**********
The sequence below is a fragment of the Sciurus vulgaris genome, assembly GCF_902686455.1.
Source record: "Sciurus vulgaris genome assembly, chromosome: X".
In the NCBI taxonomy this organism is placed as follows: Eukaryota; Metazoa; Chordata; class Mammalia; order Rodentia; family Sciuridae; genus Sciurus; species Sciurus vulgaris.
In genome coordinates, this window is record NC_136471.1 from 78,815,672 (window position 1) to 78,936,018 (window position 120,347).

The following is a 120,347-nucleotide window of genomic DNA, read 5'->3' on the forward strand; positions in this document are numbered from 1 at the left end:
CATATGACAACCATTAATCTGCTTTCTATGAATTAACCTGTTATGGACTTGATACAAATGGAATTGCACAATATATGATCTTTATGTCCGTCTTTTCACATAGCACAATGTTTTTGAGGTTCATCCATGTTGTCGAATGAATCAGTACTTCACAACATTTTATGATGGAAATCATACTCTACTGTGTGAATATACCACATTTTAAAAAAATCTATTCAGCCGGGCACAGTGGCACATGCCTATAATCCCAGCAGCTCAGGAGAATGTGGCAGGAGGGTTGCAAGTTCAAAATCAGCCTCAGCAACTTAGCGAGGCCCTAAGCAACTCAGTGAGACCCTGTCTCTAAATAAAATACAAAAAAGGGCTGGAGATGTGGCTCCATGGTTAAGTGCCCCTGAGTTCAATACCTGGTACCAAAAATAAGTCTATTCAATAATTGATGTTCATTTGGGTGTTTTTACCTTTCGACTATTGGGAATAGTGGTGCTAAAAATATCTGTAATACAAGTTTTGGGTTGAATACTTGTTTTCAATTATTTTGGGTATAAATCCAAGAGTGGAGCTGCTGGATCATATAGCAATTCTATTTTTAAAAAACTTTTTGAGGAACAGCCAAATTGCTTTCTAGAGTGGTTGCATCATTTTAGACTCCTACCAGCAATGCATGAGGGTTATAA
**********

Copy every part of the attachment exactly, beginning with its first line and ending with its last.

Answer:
The sequence below is a fragment of the Sciurus vulgaris genome, assembly GCF_902686455.1.
Source record: "Sciurus vulgaris genome assembly, chromosome: X".
In the NCBI taxonomy this organism is placed as follows: Eukaryota; Metazoa; Chordata; class Mammalia; order Rodentia; family Sciuridae; genus Sciurus; species Sciurus vulgaris.
In genome coordinates, this window is record NC_136471.1 from 78,815,672 (window position 1) to 78,936,018 (window position 120,347).

The following is a 120,347-nucleotide window of genomic DNA, read 5'->3' on the forward strand; positions in this document are numbered from 1 at the left end:
CATATGACAACCATTAATCTGCTTTCTATGAATTAACCTGTTATGGACTTGATACAAATGGAATTGCACAATATATGATCTTTATGTCCGTCTTTTCACATAGCACAATGTTTTTGAGGTTCATCCATGTTGTCGAATGAATCAGTACTTCACAACATTTTATGATGGAAATCATACTCTACTGTGTGAATATACCACATTTTAAAAAAATCTATTCAGCCGGGCACAGTGGCACATGCCTATAATCCCAGCAGCTCAGGAGAATGTGGCAGGAGGGTTGCAAGTTCAAAATCAGCCTCAGCAACTTAGCGAGGCCCTAAGCAACTCAGTGAGACCCTGTCTCTAAATAAAATACAAAAAAGGGCTGGAGATGTGGCTCCATGGTTAAGTGCCCCTGAGTTCAATACCTGGTACCAAAAATAAGTCTATTCAATAATTGATGTTCATTTGGGTGTTTTTACCTTTCGACTATTGGGAATAGTGGTGCTAAAAATATCTGTAATACAAGTTTTGGGTTGAATACTTGTTTTCAATTATTTTGGGTATAAATCCAAGAGTGGAGCTGCTGGATCATATAGCAATTCTATTTTTAAAAAACTTTTTGAGGAACAGCCAAATTGCTTTCTAGAGTGGTTGCATCATTTTAGACTCCTACCAGCAATGCATGAGGGTTATAA